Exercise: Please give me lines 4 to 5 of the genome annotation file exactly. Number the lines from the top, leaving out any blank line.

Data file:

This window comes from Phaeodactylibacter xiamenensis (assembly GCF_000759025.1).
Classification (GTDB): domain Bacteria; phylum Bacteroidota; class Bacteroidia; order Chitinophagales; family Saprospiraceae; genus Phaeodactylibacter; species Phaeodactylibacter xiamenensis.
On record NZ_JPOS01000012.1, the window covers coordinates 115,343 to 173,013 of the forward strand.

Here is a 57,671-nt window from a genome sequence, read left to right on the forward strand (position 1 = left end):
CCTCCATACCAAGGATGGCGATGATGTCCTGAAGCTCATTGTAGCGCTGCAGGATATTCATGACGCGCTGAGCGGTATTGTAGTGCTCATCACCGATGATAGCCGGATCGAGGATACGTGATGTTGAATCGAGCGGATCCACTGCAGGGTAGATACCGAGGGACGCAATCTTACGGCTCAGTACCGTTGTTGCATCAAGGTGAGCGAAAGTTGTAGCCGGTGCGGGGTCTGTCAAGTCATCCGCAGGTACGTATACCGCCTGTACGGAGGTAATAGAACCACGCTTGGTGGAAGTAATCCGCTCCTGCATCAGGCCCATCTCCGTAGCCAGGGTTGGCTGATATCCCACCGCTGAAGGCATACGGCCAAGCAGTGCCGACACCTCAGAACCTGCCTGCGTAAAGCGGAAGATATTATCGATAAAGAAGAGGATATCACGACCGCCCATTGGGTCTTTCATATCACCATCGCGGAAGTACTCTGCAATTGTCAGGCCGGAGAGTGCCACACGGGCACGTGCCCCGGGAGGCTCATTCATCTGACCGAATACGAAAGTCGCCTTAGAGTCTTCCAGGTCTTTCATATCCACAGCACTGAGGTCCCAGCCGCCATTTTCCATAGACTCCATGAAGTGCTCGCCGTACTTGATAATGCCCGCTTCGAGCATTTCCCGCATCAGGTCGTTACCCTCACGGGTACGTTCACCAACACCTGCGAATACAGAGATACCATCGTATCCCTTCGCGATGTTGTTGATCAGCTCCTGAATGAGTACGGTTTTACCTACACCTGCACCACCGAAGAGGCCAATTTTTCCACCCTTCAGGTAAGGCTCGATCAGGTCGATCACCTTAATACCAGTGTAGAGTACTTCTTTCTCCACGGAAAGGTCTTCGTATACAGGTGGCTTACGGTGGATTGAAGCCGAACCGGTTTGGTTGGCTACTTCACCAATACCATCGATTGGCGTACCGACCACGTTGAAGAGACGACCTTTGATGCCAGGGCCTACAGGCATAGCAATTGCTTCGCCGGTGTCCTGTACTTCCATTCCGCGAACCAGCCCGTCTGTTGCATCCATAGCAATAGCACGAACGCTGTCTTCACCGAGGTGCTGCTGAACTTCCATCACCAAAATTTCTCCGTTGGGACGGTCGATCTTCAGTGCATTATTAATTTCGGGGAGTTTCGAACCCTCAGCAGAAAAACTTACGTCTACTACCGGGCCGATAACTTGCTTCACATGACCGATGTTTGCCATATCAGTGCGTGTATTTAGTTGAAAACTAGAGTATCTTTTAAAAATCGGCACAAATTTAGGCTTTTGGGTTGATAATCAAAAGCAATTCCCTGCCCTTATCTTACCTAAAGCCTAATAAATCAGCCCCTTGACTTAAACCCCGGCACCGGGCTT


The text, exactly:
Here is a 57,671-nt window from a genome sequence, read left to right on the forward strand (position 1 = left end):
CCTCCATACCAAGGATGGCGATGATGTCCTGAAGCTCATTGTAGCGCTGCAGGATATTCATGACGCGCTGAGCGGTATTGTAGTGCTCATCACCGATGATAGCCGGATCGAGGATACGTGATGTTGAATCGAGCGGATCCACTGCAGGGTAGATACCGAGGGACGCAATCTTACGGCTCAGTACCGTTGTTGCATCAAGGTGAGCGAAAGTTGTAGCCGGTGCGGGGTCTGTCAAGTCATCCGCAGGTACGTATACCGCCTGTACGGAGGTAATAGAACCACGCTTGGTGGAAGTAATCCGCTCCTGCATCAGGCCCATCTCCGTAGCCAGGGTTGGCTGATATCCCACCGCTGAAGGCATACGGCCAAGCAGTGCCGACACCTCAGAACCTGCCTGCGTAAAGCGGAAGATATTATCGATAAAGAAGAGGATATCACGACCGCCCATTGGGTCTTTCATATCACCATCGCGGAAGTACTCTGCAATTGTCAGGCCGGAGAGTGCCACACGGGCACGTGCCCCGGGAGGCTCATTCATCTGACCGAATACGAAAGTCGCCTTAGAGTCTTCCAGGTCTTTCATATCCACAGCACTGAGGTCCCAGCCGCCATTTTCCATAGACTCCATGAAGTGCTCGCCGTACTTGATAATGCCCGCTTCGAGCATTTCCCGCATCAGGTCGTTACCCTCACGGGTACGTTCACCAACACCTGCGAATACAGAGATACCATCGTATCCCTTCGCGATGTTGTTGATCAGCTCCTGAATGAGTACGGTTTTACCTACACCTGCACCACCGAAGAGGCCAATTTTTCCACCCTTCAGGTAAGGCTCGATCAGGTCGATCACCTTAATACCAGTGTAGAGTACTTCTTTCTCCACGGAAAGGTCTTCGTATACAGGTGGCTTACGGTGGATTGAAGCCGAACCGGTTTGGTTGGCTACTTCACCAATACCATCGATTGGCGTACCGACCACGTTGAAGAGACGACCTTTGATGCCAGGGCCTACAGGCATAGCAATTGCTTCGCCGGTGTCCTGTACTTCCATTCCGCGAACCAGCCCGTCTGTTGCATCCATAGCAATAGCACGAACGCTGTCTTCACCGAGGTGCTGCTGAACTTCCATCACCAAAATTTCTCCGTTGGGACGGTCGATCTTCAGTGCATTATTAATTTCGGGGAGTTTCGAACCCTCAGCAGAAAAACTTACGTCTACTACCGGGCCGATAACTTGCTTCACATGACCGATGTTTGCCATATCAGTGCGTGTATTTAGTTGAAAACTAGAGTATCTTTTAAAAATCGGCACAAATTTAGGCTTTTGGGTTGATAATCAAAAGCAATTCCCTGCCCTTATCTTACCTAAAGCCTAATAAATCAGCCCCTTGACTTAAACCCCGGCACCGGGCTT